B. "The city itself is an interesting place, and by using the automobile to
be "in it" but not really IN it, and with the resulting extremely abstracted
and processed images, I felt that was a worthwhile investigation of class
and technology. At the same time, it reduces the city to "image value" and
reifies the existence of those who call it home."


C. "I think Cage's early piano works were very romantic, and by assigning
different timbres to the note data in this particular piece, I'm fulfilling
a dream of making the piano be more than a piano - by taking this fissure
between the note data and timbre implied by the prepared piano into an
evocative and desolate sound scape."

But when I do that, I too often get blank stares - too many people don't
know how to discuss content or sensibility. It's a really irritating

"heheheh - no - really - how did you do that?"

I should say "I don't discuss process" but that's really unfriendly and
harsh, so too often, as I noted, I deflect it with humour or I say what I
think really matters and then deal with the "Deer-In-The-Headlights / What?
/ Huh? / You Didn't answer My Question / You're Out of your freakin' Mind"
look and watch the conversation quickly die.

"hehe - Yyyyaaa - OKAY Henry - right, see ya...."

And I find this repeated, over and over and over and over and over. I'll go
to panel discussions, art and technology forums, dinner parties, quilting
bees - whatever - no one discusses the phenomenal work itself: it's the
technology that's of interest, it's the process that's of interest - that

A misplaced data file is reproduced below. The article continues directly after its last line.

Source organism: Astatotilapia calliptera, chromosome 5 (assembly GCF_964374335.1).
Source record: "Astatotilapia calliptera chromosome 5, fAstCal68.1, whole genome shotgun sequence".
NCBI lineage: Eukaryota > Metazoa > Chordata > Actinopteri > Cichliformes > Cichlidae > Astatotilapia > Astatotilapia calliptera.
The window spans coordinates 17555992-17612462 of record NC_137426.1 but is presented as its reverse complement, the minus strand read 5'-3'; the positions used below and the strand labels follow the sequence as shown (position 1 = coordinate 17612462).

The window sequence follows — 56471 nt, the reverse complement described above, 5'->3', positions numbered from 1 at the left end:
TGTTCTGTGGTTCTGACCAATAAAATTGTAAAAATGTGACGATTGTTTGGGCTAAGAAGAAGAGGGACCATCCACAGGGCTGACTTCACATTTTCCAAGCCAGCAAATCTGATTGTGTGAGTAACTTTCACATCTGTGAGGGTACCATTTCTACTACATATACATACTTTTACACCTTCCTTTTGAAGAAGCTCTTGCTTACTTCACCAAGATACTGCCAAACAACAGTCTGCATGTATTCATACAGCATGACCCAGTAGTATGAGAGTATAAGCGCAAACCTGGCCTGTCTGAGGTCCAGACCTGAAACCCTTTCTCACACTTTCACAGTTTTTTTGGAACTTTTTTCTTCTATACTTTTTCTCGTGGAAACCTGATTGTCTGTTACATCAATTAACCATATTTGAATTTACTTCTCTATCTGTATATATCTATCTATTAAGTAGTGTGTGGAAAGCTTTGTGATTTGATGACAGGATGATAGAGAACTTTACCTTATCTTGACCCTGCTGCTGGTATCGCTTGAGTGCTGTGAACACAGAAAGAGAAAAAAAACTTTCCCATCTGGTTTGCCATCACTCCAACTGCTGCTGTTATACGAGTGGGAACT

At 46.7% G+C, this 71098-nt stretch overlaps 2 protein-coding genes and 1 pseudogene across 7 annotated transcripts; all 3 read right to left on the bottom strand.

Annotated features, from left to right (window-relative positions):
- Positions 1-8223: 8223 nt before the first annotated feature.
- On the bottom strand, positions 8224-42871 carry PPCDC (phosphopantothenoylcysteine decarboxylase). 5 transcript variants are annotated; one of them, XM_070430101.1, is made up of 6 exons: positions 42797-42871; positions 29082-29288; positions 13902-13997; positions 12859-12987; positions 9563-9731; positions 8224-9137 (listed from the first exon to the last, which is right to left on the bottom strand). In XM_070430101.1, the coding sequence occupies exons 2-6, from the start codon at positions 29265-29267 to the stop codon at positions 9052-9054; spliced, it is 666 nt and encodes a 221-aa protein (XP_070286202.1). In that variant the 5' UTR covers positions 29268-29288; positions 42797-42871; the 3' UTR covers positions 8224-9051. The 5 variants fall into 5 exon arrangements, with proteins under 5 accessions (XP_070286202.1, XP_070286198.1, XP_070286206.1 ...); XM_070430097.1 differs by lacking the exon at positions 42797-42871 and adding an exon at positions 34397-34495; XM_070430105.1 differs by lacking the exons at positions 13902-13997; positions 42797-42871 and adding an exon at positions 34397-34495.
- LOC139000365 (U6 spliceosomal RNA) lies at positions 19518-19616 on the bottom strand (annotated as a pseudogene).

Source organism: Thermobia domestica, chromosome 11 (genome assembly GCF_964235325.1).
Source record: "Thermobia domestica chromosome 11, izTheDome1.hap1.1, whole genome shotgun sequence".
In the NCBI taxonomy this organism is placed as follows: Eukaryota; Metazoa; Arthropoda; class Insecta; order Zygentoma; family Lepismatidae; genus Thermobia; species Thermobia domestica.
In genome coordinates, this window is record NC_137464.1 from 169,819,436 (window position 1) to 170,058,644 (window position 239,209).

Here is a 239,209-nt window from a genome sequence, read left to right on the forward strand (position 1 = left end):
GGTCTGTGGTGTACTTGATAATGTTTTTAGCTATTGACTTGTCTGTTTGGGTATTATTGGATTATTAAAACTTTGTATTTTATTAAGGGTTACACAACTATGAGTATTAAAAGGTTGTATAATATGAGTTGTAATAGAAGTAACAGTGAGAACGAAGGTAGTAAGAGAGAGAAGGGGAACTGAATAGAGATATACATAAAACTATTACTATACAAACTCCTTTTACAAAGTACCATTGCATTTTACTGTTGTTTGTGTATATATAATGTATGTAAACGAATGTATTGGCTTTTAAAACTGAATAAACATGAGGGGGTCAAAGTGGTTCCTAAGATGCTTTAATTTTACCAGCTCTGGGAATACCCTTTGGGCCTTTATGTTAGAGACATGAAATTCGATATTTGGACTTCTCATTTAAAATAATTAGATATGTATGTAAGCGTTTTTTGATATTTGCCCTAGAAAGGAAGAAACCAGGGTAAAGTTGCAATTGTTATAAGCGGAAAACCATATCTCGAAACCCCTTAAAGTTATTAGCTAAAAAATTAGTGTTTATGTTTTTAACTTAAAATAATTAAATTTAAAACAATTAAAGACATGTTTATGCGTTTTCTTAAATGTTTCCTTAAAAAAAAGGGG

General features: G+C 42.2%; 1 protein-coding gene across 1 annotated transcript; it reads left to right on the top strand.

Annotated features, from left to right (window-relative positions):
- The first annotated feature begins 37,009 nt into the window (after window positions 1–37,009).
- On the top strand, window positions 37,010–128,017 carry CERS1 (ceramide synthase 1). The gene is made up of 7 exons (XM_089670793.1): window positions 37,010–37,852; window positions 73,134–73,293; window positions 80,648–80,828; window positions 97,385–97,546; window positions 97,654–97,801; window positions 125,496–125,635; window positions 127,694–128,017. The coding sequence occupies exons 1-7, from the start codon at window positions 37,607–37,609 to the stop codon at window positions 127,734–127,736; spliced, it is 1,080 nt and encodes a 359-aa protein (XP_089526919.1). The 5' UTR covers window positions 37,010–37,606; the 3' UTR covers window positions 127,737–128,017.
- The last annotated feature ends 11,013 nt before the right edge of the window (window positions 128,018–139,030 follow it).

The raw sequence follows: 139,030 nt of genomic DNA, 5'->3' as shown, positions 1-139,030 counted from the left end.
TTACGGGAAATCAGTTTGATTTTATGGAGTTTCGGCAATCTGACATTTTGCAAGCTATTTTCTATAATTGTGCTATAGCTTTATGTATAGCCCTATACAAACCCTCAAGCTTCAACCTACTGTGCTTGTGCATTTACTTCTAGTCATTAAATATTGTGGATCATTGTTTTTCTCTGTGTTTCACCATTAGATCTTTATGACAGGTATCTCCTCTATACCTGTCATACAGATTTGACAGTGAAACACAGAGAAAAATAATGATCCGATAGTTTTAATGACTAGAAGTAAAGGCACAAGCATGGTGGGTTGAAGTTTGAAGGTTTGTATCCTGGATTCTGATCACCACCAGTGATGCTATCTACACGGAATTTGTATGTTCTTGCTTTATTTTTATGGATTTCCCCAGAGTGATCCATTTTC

which is pre or proto-phenomenal to the work. I find those points to be the
LEAST interesting things about a given work, but too often it becomes the
central point, and that's, well, really really disheartening to me.

It shows that something really crucial is missing from our public
understanding of what Art can do for us, and how we, as a society, have
almost no common language for its understanding. Too often it's:

[Picasso's Guernica == War Is Really Bad. (end of discussion)].

I have a book on the Guerrilla Art Action Group from NYC, and one chapter
describes where the GAAG had a "sit in" lecture in front of Guernica at the
MOMA (I think - I'd have to go look at the book - it's upstairs and I'm
feeling lazy today) and the local constabulary showed up post haste and
rousted people out, including a mother and child. If someone did that
demonstration today, they'd be incarcerated as a terrorist.

Guernica / Fascist / Terrorist / Anarchist / Art / Protest / Meaning /
Content /

"Yo - Pablo - how did you do that funny thing with the horse's eye there?"


Someone wrote:

>> but rich content
>> and a new artistic work in terms of methodology and metaphor is often
>> lacking.

I don't even find methodology quite as compelling, as much as I do points of
metaphor and meaning and CONTENT. SAY something!!!! It's OK - we're all
trapped on the same leaf on the vine!

Or is that too much like arguing about religion?

{Descriptions(x) [thoughts about (imaginary friends)] -> useless dissonance}

(sound and fury)


> what does "new" really mean? (semantics/semiotics/etymology/slang
> derivation...)

Those aspects of new are not interesting to me.

In fact the idea of the "new" and the word "new" doesn't interest me. What I
find more compelling / distressing / inspiring / vexing is what New does.
I'd like to get into that, but I've shirked work way long enough for


*any technology that can be differentiated from magic is insufficiently